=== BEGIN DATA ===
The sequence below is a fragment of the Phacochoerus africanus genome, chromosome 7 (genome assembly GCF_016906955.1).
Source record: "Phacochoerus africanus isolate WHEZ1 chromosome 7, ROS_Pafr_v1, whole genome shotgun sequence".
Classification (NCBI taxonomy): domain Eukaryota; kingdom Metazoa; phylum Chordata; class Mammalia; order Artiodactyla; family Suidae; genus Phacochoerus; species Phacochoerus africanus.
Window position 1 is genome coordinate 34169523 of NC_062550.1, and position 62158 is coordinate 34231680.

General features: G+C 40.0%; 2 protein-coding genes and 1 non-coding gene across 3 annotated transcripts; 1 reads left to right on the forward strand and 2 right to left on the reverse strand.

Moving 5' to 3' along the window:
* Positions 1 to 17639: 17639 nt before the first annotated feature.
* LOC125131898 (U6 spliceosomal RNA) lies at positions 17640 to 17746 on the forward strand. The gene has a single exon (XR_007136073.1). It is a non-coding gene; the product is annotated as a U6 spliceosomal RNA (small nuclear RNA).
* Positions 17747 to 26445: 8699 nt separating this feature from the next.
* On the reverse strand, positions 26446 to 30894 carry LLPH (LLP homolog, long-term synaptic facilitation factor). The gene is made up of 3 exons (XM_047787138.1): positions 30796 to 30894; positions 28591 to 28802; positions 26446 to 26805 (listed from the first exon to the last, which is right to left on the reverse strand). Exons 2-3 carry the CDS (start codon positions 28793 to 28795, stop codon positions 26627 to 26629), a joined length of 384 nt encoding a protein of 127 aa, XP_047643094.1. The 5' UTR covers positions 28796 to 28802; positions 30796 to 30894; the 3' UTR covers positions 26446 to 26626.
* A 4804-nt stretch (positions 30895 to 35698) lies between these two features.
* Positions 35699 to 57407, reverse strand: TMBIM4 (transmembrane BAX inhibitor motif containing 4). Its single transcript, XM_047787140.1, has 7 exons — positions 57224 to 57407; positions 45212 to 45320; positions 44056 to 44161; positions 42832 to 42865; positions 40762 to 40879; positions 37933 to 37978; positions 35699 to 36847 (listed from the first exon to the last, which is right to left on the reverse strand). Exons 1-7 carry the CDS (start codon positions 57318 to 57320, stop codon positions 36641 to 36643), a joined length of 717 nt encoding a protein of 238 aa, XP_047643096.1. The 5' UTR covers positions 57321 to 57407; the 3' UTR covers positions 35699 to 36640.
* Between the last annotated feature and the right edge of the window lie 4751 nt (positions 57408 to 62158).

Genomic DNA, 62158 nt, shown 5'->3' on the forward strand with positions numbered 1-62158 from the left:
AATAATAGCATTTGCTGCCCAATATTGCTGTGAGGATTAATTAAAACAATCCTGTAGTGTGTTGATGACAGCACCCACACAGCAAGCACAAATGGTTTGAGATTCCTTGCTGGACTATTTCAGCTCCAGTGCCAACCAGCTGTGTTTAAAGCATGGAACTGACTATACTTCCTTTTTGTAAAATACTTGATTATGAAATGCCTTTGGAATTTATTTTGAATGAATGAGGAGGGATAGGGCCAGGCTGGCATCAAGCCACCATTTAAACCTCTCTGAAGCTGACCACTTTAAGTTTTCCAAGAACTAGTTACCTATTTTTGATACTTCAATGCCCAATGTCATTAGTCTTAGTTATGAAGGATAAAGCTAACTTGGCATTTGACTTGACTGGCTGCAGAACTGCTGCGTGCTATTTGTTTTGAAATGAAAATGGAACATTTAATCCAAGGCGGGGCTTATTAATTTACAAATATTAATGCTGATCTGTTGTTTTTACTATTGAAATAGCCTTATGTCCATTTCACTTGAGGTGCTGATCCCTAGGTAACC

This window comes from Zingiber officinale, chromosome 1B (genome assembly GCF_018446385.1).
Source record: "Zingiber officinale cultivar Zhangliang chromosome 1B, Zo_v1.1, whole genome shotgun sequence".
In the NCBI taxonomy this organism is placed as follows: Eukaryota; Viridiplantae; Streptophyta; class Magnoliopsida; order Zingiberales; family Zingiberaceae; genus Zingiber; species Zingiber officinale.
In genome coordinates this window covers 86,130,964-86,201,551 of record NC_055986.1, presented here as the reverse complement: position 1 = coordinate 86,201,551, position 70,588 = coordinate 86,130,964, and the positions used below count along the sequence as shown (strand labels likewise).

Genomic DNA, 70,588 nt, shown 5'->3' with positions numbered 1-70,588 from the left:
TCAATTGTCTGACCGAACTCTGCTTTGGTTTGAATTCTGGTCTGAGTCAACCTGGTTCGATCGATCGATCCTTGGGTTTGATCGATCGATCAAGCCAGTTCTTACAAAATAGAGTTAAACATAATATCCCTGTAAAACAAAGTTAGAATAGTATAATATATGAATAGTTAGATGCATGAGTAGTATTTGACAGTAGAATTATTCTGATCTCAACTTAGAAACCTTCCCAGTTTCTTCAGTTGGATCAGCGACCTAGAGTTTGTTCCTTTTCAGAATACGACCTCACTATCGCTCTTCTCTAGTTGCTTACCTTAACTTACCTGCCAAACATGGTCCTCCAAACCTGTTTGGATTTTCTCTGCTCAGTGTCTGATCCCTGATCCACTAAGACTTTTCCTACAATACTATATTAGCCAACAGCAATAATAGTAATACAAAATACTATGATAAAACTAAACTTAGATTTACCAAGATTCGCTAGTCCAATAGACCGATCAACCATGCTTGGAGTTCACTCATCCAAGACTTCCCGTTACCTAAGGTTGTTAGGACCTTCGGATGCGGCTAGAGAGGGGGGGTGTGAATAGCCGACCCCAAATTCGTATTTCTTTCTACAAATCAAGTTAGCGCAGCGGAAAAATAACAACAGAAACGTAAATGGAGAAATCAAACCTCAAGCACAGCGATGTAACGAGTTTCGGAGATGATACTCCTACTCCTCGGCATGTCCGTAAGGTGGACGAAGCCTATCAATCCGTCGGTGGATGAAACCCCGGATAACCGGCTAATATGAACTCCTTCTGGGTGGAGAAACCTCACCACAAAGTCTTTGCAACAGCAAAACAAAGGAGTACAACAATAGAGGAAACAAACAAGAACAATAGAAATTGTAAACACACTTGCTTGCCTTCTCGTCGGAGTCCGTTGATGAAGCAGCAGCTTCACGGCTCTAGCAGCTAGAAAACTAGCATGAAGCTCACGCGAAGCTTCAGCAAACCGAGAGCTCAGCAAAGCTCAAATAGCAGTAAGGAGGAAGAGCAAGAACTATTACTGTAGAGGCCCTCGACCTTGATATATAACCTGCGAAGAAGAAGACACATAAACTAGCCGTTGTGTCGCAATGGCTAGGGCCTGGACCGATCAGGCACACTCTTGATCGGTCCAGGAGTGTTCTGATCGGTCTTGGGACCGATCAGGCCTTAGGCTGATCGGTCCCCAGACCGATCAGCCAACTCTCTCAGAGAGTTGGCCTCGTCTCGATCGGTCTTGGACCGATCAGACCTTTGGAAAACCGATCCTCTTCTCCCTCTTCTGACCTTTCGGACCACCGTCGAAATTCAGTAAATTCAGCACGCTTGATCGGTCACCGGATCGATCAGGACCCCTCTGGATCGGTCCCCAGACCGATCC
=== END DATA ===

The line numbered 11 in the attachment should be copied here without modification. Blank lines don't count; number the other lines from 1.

* A 4804-nt stretch (positions 30895 to 35698) lies between these two features.